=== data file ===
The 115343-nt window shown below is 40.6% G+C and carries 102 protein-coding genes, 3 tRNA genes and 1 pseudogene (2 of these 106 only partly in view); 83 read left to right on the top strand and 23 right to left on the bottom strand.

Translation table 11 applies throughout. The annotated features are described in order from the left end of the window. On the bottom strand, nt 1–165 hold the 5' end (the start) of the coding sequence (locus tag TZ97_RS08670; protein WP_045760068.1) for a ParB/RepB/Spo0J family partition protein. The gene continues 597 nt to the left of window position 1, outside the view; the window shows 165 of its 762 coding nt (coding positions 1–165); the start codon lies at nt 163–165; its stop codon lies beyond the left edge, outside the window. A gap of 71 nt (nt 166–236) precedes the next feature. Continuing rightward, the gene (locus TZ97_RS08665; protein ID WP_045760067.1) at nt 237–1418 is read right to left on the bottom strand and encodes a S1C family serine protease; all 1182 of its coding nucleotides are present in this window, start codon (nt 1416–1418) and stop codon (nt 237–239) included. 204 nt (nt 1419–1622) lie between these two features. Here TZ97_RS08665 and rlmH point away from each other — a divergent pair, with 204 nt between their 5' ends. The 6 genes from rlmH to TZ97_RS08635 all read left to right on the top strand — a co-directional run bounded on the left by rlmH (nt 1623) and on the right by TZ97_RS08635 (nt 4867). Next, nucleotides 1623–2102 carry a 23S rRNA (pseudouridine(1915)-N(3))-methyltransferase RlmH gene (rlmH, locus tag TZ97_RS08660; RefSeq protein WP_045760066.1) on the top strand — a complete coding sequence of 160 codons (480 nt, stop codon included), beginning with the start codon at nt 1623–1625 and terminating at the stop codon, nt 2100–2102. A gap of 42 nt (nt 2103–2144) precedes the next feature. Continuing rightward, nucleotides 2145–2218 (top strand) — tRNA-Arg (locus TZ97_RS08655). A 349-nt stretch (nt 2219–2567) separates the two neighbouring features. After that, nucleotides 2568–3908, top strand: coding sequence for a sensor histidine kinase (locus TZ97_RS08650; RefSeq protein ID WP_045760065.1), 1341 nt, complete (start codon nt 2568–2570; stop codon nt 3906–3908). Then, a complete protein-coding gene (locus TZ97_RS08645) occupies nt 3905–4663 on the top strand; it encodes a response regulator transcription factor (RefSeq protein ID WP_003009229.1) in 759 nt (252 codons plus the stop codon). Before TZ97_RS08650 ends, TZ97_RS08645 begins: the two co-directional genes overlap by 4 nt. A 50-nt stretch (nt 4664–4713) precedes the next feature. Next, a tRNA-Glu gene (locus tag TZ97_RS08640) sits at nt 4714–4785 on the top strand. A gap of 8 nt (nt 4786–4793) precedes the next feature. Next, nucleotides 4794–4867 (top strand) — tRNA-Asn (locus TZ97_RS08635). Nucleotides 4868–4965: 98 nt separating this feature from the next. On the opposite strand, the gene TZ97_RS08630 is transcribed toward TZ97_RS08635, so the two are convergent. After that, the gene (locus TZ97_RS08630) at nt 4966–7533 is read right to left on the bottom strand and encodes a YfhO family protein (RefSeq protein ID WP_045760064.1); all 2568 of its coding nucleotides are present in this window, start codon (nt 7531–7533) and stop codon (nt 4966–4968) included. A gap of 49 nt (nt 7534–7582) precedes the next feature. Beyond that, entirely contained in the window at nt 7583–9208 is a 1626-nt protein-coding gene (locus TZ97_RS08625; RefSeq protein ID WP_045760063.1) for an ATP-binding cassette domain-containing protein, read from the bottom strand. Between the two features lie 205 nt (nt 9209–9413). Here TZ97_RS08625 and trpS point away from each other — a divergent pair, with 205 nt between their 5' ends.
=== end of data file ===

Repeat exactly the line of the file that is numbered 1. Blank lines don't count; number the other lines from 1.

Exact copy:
The 115343-nt window shown below is 40.6% G+C and carries 102 protein-coding genes, 3 tRNA genes and 1 pseudogene (2 of these 106 only partly in view); 83 read left to right on the top strand and 23 right to left on the bottom strand.